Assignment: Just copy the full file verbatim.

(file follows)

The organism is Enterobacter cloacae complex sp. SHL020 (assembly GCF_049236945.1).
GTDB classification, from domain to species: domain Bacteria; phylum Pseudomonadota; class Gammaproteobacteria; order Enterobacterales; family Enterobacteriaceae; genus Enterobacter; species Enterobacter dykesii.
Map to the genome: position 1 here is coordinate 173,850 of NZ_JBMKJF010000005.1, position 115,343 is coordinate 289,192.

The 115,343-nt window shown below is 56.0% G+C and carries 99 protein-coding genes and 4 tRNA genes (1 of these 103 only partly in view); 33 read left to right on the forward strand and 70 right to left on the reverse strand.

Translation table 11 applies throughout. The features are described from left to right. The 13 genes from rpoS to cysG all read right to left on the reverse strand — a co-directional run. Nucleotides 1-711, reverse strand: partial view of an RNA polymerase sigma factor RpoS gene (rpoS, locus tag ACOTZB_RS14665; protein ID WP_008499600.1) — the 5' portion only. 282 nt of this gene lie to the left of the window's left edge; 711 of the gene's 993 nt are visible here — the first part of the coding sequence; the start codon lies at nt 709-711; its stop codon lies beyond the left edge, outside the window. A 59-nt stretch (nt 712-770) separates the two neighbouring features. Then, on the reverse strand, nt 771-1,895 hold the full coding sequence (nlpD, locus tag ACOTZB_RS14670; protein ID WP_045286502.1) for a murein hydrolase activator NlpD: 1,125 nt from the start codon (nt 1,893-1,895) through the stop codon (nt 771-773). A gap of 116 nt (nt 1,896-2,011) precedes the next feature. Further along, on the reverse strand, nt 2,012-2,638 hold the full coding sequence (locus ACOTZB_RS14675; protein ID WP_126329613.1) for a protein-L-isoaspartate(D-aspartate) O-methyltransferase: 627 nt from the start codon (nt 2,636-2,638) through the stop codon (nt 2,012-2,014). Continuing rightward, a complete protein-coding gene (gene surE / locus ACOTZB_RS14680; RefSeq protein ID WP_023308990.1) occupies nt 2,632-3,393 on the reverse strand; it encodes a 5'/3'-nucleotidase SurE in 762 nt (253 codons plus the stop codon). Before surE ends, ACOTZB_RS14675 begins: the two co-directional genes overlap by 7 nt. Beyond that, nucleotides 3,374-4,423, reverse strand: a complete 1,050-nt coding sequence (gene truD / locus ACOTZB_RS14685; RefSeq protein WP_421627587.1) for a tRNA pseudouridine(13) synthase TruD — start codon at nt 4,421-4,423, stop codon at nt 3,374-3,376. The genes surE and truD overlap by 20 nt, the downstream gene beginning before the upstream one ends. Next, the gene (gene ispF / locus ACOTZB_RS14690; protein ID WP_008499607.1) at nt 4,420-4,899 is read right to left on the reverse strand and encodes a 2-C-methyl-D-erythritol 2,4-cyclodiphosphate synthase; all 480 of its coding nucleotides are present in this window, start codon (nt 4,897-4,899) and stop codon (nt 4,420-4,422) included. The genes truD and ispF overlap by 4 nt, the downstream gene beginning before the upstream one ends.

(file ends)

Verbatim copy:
The organism is Enterobacter cloacae complex sp. SHL020 (assembly GCF_049236945.1).
GTDB classification, from domain to species: domain Bacteria; phylum Pseudomonadota; class Gammaproteobacteria; order Enterobacterales; family Enterobacteriaceae; genus Enterobacter; species Enterobacter dykesii.
Map to the genome: position 1 here is coordinate 173,850 of NZ_JBMKJF010000005.1, position 115,343 is coordinate 289,192.

The 115,343-nt window shown below is 56.0% G+C and carries 99 protein-coding genes and 4 tRNA genes (1 of these 103 only partly in view); 33 read left to right on the forward strand and 70 right to left on the reverse strand.

Translation table 11 applies throughout. The features are described from left to right. The 13 genes from rpoS to cysG all read right to left on the reverse strand — a co-directional run. Nucleotides 1-711, reverse strand: partial view of an RNA polymerase sigma factor RpoS gene (rpoS, locus tag ACOTZB_RS14665; protein ID WP_008499600.1) — the 5' portion only. 282 nt of this gene lie to the left of the window's left edge; 711 of the gene's 993 nt are visible here — the first part of the coding sequence; the start codon lies at nt 709-711; its stop codon lies beyond the left edge, outside the window. A 59-nt stretch (nt 712-770) separates the two neighbouring features. Then, on the reverse strand, nt 771-1,895 hold the full coding sequence (nlpD, locus tag ACOTZB_RS14670; protein ID WP_045286502.1) for a murein hydrolase activator NlpD: 1,125 nt from the start codon (nt 1,893-1,895) through the stop codon (nt 771-773). A gap of 116 nt (nt 1,896-2,011) precedes the next feature. Further along, on the reverse strand, nt 2,012-2,638 hold the full coding sequence (locus ACOTZB_RS14675; protein ID WP_126329613.1) for a protein-L-isoaspartate(D-aspartate) O-methyltransferase: 627 nt from the start codon (nt 2,636-2,638) through the stop codon (nt 2,012-2,014). Continuing rightward, a complete protein-coding gene (gene surE / locus ACOTZB_RS14680; RefSeq protein ID WP_023308990.1) occupies nt 2,632-3,393 on the reverse strand; it encodes a 5'/3'-nucleotidase SurE in 762 nt (253 codons plus the stop codon). Before surE ends, ACOTZB_RS14675 begins: the two co-directional genes overlap by 7 nt. Beyond that, nucleotides 3,374-4,423, reverse strand: a complete 1,050-nt coding sequence (gene truD / locus ACOTZB_RS14685; RefSeq protein WP_421627587.1) for a tRNA pseudouridine(13) synthase TruD — start codon at nt 4,421-4,423, stop codon at nt 3,374-3,376. The genes surE and truD overlap by 20 nt, the downstream gene beginning before the upstream one ends. Next, the gene (gene ispF / locus ACOTZB_RS14690; protein ID WP_008499607.1) at nt 4,420-4,899 is read right to left on the reverse strand and encodes a 2-C-methyl-D-erythritol 2,4-cyclodiphosphate synthase; all 480 of its coding nucleotides are present in this window, start codon (nt 4,897-4,899) and stop codon (nt 4,420-4,422) included. The genes truD and ispF overlap by 4 nt, the downstream gene beginning before the upstream one ends.